Challenging Conventional Wisdom: On The Best Way To Learn How To Write A Speech

Challenging Conventional Wisdom: On The Best Way To Learn How To Write A Speech

Conventional wisdom and many books on the topic suggest you learn how to write good speeches by reading good speeches.

Well, I’m sorry, but that is not very helpful advice.

If you are into “genre analysis” — may god in her infinite wisdom bless your poor depraved soul – then by all means — read away. And, certainly silently reading a good speech won’t necessarily rot your brain. But it won’t teach you much about what good speechifying is all about.

Don’t get me wrong. If you are reading a great speech, the sentiments expressed on the page are likely to speak to your imagination. Sort of. But like good poetry, a fine speech doesn’t begin to come alive until you hear the words spoken aloud. It is only then that your spirit and your heart can be truly engaged.

Don’t believe me? Go read what is undoubtedly the best American speech of the 19th century – Lincoln’s Gettysburg Address. The words on paper are marvelous to be sure. But they scream out to be spoken aloud. And now go listen.

See what I mean?

So, if you are going to analyze a speech in the quiet confines of your room, at least read it aloud to hear how the phrasing sounds to your ear. That will help. A little. But you are likely still getting some brain interference going on as you read aloud and listen to yourself at the same time.

Far better to hunt down and listen to a decent recitation of the speech.

Because there is no getting around it; listening is the best way to learn the language of the ear. Listen to speeches and you begin to hear patterns. Listen to speeches and you begin to hear the music and what is going on between the notes. Over time, you will begin to subliminally learn how phrasing and rhythm work.

Refining your listening skills need not be an onerous task. Hundreds of audio files are available to us in the blink of a Google search. And of course, there are the ever popular, and much emulated, TED talks.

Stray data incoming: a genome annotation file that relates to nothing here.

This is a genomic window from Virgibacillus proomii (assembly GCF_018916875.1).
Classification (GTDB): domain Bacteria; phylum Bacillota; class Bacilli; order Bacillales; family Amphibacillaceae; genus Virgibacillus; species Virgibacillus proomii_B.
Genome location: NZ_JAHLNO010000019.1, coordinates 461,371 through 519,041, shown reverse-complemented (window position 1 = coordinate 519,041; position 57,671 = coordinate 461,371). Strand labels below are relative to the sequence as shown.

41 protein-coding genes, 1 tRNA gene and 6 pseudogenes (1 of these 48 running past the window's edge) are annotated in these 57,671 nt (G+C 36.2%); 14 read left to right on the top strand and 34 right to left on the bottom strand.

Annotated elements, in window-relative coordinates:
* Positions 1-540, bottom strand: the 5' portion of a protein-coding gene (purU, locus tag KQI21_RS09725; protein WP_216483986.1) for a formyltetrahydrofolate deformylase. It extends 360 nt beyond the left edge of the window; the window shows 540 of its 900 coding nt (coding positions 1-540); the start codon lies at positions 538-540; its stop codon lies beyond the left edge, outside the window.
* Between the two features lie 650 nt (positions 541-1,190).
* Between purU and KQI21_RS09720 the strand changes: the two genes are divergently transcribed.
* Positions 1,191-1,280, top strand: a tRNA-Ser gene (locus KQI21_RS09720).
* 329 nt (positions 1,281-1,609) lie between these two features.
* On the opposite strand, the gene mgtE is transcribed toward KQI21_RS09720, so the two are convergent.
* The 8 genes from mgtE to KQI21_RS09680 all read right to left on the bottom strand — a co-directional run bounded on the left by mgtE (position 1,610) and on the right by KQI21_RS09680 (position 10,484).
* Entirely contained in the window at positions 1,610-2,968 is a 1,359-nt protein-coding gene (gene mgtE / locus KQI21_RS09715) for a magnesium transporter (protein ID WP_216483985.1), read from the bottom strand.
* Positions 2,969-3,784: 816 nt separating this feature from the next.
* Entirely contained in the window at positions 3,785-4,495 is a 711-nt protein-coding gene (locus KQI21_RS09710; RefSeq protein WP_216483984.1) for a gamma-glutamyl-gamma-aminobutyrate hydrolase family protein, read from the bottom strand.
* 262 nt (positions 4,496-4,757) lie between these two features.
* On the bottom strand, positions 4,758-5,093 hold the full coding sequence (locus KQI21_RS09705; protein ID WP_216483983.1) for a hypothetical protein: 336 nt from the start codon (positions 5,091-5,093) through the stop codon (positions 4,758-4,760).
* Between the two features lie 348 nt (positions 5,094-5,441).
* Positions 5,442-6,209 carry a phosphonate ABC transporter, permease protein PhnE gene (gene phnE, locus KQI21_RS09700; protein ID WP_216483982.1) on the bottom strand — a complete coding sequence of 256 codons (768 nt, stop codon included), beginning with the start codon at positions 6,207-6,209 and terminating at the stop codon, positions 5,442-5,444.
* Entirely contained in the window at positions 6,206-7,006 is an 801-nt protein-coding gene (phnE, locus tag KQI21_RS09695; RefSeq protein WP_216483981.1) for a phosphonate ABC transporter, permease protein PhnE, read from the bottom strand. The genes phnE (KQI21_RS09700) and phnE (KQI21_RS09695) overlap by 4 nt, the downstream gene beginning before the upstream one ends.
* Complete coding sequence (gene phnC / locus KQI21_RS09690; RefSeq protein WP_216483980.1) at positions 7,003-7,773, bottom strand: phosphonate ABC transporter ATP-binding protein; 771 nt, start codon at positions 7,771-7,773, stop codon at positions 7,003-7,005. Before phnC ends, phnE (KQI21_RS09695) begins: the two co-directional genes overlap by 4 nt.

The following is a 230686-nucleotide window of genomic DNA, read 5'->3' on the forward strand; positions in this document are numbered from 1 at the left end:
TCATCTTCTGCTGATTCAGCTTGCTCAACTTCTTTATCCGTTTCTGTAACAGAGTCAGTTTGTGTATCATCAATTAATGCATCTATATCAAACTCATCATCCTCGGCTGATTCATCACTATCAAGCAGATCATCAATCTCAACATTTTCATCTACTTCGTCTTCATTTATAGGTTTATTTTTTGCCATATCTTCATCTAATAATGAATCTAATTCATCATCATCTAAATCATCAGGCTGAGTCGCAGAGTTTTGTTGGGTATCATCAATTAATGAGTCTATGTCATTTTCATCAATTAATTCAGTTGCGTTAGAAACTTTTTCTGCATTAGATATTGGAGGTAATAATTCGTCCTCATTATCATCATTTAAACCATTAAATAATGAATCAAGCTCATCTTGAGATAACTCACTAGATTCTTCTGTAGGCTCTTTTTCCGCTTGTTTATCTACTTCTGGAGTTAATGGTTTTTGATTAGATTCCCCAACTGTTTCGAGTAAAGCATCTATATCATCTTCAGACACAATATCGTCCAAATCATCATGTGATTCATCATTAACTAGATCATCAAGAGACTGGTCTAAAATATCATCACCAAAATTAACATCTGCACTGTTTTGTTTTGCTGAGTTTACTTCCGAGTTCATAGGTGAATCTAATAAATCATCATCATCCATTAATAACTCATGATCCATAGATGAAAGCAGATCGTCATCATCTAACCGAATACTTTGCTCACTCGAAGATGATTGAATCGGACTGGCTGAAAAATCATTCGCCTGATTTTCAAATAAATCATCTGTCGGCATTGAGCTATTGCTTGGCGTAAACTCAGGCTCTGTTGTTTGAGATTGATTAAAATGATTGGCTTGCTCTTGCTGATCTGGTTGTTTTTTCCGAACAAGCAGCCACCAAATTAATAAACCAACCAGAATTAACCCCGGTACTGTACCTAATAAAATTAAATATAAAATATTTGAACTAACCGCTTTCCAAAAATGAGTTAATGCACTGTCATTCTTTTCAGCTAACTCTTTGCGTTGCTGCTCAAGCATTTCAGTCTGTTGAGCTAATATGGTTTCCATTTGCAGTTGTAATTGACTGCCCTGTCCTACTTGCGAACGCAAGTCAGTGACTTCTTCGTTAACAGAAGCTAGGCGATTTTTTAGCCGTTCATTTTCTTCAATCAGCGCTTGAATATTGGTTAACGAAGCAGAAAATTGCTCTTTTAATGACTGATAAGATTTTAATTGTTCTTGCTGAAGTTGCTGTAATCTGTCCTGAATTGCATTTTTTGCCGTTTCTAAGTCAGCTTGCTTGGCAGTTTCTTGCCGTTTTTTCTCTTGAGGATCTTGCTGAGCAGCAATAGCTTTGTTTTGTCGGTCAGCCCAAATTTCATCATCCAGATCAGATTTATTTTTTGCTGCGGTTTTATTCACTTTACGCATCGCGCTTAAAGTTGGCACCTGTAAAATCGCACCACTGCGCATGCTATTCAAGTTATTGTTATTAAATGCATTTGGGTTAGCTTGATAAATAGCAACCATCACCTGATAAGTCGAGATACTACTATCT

Then, if you are still truly dedicated to learning the craft, go to any Board of Trade/ Chamber of Commerce luncheon and listen to what their guest speaker is serving up. You will be amazed and appalled – but hopefully not at the same presentation.

Between the great and the god-awful, you should be able to figure out what works and what doesn’t and why.

So, advice for the aspiring speechwriter? In this order — listen, listen, listen — then write, write, write — and then, only then, you can read, read, read. Because if you follow this plan, the reading will make sense as you will be able to hear the sounds of the words you put down on paper.


4 thoughts on “Challenging Conventional Wisdom: On The Best Way To Learn How To Write A Speech

  1. Excellent advice, especially for those of us who come from a more traditional journalism or PR background where reading–and writing–tends to happen in solitary and silent ways. Just to add that in a pinch–and if you have the text–use the text-to-audio feature on your computer. The voice is not ideal, but still gives you something to listen to.

  2. Absolutely. I use the awful computer voice all the time, to proof read and well as get a sense of how the speech sounds. If it doesn’t sound entirely wretched with that monotone voice, then I know I might be on to something.

  3. Absolutely agree about listening to great speeches.

    My best ever speech teacher taught me how to listen to a speech, what to listen for, how to analyze my responses — emotional and intellectual — to different sections of the speech, why I remembered certain phrases and images (and why I forgot whole swatches).

    I also learned to speak the words as I write them.

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